“Art thou better than populous No, that was situate among the rivers, that had the waters round about it. ... Ethiopia and Egypt were her strength and it was infinite.... Yet was she carried away, she went into captivity: her young children also were dashed in pieces at the top of all the streets...” (Nahum 3:8-10).
In 663 B.C. the Assyrians celebrated the greatest triumph in their whole history. King Ashurbanipal conquered the capital of Upper Egypt No-Amun, which the Greeks called Thebes. According to Homer it had 100 gates and until then it had been regarded as impregnable. It was an event which caused an enormous stir in the world of the ancient orient, in the “Fertile Crescent” itself and as far as Greece. The Assyrians plundered the metropolis, whose temples contained boundless wealth. “I conquered the whole city... silver, gold, precious stones, the whole contents of its palace, coloured vestments, linen, magnificent horses, slaves, both men and women, two great obelisks of shining bronze weighing 2,500 talents; I took the temple gates from their place and brought them to Assyria. Enormous spoils of priceless worth did I take with me from Thebes,” exulted Ashurbanipal.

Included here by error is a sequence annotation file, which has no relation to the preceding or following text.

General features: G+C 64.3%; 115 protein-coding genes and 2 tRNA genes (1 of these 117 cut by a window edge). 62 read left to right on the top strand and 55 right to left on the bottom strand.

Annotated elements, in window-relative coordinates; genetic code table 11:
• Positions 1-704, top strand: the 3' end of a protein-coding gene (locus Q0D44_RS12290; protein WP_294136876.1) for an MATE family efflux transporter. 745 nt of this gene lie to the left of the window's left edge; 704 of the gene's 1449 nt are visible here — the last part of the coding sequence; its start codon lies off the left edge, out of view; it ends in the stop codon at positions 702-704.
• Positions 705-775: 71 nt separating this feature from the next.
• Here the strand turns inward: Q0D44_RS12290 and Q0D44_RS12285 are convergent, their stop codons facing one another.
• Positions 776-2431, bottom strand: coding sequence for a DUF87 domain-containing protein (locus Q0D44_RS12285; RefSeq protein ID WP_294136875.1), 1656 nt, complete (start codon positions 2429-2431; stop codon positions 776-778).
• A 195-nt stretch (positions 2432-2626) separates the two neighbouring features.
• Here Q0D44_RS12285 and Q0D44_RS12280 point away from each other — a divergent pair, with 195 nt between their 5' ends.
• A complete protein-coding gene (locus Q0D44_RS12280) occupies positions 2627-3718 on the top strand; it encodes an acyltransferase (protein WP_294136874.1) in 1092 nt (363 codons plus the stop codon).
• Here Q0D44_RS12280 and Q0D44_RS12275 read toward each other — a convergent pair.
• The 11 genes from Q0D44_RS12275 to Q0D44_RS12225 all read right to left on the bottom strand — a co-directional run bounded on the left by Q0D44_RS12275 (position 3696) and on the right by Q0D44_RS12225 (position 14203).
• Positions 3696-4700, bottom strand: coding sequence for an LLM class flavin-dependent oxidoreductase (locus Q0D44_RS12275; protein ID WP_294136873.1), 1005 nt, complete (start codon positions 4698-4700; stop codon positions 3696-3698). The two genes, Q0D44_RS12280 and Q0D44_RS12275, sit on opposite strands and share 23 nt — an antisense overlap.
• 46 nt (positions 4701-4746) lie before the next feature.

The Assyrian war machine had made a tabula rasa of the far famed temple-city on the Nile. Excavations fully confirm the description of the catastrophe given by the prophet Nahum and by the victor himself. The capital of Upper Egypt never again recovered from this blow.
Werner Keller. The Bible as History. Bantam Books. New York. 1982. p.293-294.
Mordechai Cogan, The Raging Torrent, Carta, Jerusalem, 2008. p.150-165.